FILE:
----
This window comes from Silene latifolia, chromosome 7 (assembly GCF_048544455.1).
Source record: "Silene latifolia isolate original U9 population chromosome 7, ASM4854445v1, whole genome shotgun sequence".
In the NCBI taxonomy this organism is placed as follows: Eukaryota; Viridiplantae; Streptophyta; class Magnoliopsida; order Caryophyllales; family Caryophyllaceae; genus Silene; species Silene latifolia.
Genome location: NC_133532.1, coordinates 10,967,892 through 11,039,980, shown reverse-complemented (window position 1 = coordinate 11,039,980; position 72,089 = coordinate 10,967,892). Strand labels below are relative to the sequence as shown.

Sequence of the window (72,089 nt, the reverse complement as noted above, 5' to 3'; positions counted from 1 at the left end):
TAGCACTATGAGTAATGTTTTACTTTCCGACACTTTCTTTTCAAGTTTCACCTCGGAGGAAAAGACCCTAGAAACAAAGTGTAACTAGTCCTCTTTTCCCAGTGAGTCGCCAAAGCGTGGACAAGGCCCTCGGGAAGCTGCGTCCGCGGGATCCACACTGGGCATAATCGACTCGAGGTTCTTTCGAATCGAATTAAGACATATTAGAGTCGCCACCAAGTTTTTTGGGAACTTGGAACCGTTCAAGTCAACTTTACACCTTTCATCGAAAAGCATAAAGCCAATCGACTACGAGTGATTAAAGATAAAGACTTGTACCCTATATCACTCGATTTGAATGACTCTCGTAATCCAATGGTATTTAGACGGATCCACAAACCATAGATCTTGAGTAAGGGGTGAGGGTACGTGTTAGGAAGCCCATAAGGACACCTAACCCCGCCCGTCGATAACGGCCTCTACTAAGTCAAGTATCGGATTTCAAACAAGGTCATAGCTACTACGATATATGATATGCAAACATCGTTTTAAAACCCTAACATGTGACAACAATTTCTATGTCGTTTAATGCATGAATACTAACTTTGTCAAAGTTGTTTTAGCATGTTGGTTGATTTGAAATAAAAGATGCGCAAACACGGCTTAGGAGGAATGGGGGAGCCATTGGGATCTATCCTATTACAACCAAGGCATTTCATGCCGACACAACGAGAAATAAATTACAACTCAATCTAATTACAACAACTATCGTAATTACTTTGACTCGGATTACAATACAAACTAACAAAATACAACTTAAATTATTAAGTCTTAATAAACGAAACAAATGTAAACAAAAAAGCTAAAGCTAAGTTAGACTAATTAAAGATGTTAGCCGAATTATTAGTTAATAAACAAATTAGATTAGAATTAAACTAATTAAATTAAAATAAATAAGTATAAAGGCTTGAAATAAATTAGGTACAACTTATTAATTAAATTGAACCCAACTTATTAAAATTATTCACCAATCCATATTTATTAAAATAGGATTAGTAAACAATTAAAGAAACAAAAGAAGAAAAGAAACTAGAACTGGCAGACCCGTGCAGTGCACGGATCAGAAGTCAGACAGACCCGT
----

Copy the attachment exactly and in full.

This window comes from Silene latifolia, chromosome 7 (assembly GCF_048544455.1).
Source record: "Silene latifolia isolate original U9 population chromosome 7, ASM4854445v1, whole genome shotgun sequence".
In the NCBI taxonomy this organism is placed as follows: Eukaryota; Viridiplantae; Streptophyta; class Magnoliopsida; order Caryophyllales; family Caryophyllaceae; genus Silene; species Silene latifolia.
Genome location: NC_133532.1, coordinates 10,967,892 through 11,039,980, shown reverse-complemented (window position 1 = coordinate 11,039,980; position 72,089 = coordinate 10,967,892). Strand labels below are relative to the sequence as shown.

Sequence of the window (72,089 nt, the reverse complement as noted above, 5' to 3'; positions counted from 1 at the left end):
TAGCACTATGAGTAATGTTTTACTTTCCGACACTTTCTTTTCAAGTTTCACCTCGGAGGAAAAGACCCTAGAAACAAAGTGTAACTAGTCCTCTTTTCCCAGTGAGTCGCCAAAGCGTGGACAAGGCCCTCGGGAAGCTGCGTCCGCGGGATCCACACTGGGCATAATCGACTCGAGGTTCTTTCGAATCGAATTAAGACATATTAGAGTCGCCACCAAGTTTTTTGGGAACTTGGAACCGTTCAAGTCAACTTTACACCTTTCATCGAAAAGCATAAAGCCAATCGACTACGAGTGATTAAAGATAAAGACTTGTACCCTATATCACTCGATTTGAATGACTCTCGTAATCCAATGGTATTTAGACGGATCCACAAACCATAGATCTTGAGTAAGGGGTGAGGGTACGTGTTAGGAAGCCCATAAGGACACCTAACCCCGCCCGTCGATAACGGCCTCTACTAAGTCAAGTATCGGATTTCAAACAAGGTCATAGCTACTACGATATATGATATGCAAACATCGTTTTAAAACCCTAACATGTGACAACAATTTCTATGTCGTTTAATGCATGAATACTAACTTTGTCAAAGTTGTTTTAGCATGTTGGTTGATTTGAAATAAAAGATGCGCAAACACGGCTTAGGAGGAATGGGGGAGCCATTGGGATCTATCCTATTACAACCAAGGCATTTCATGCCGACACAACGAGAAATAAATTACAACTCAATCTAATTACAACAACTATCGTAATTACTTTGACTCGGATTACAATACAAACTAACAAAATACAACTTAAATTATTAAGTCTTAATAAACGAAACAAATGTAAACAAAAAAGCTAAAGCTAAGTTAGACTAATTAAAGATGTTAGCCGAATTATTAGTTAATAAACAAATTAGATTAGAATTAAACTAATTAAATTAAAATAAATAAGTATAAAGGCTTGAAATAAATTAGGTACAACTTATTAATTAAATTGAACCCAACTTATTAAAATTATTCACCAATCCATATTTATTAAAATAGGATTAGTAAACAATTAAAGAAACAAAAGAAGAAAAGAAACTAGAACTGGCAGACCCGTGCAGTGCACGGATCAGAAGTCAGACAGACCCGT